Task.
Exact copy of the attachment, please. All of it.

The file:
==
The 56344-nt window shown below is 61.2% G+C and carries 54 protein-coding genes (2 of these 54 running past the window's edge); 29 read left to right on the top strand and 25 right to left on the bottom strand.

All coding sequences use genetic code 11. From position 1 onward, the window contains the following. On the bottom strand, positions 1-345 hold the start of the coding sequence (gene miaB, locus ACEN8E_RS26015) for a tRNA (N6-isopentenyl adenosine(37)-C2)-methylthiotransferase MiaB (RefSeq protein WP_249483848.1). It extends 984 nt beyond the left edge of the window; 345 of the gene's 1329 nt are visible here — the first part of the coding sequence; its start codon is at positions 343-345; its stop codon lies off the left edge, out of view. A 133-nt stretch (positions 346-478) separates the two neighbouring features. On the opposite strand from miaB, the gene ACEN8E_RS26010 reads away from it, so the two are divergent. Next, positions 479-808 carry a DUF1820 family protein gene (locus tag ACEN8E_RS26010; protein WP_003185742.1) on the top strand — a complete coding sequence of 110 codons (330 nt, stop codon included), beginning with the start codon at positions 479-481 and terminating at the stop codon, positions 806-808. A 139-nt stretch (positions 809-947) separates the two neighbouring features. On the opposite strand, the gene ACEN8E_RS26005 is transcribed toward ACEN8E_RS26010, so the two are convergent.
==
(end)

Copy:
The 56344-nt window shown below is 61.2% G+C and carries 54 protein-coding genes (2 of these 54 running past the window's edge); 29 read left to right on the top strand and 25 right to left on the bottom strand.

All coding sequences use genetic code 11. From position 1 onward, the window contains the following. On the bottom strand, positions 1-345 hold the start of the coding sequence (gene miaB, locus ACEN8E_RS26015) for a tRNA (N6-isopentenyl adenosine(37)-C2)-methylthiotransferase MiaB (RefSeq protein WP_249483848.1). It extends 984 nt beyond the left edge of the window; 345 of the gene's 1329 nt are visible here — the first part of the coding sequence; its start codon is at positions 343-345; its stop codon lies off the left edge, out of view. A 133-nt stretch (positions 346-478) separates the two neighbouring features. On the opposite strand from miaB, the gene ACEN8E_RS26010 reads away from it, so the two are divergent. Next, positions 479-808 carry a DUF1820 family protein gene (locus tag ACEN8E_RS26010; protein WP_003185742.1) on the top strand — a complete coding sequence of 110 codons (330 nt, stop codon included), beginning with the start codon at positions 479-481 and terminating at the stop codon, positions 806-808. A 139-nt stretch (positions 809-947) separates the two neighbouring features. On the opposite strand, the gene ACEN8E_RS26005 is transcribed toward ACEN8E_RS26010, so the two are convergent.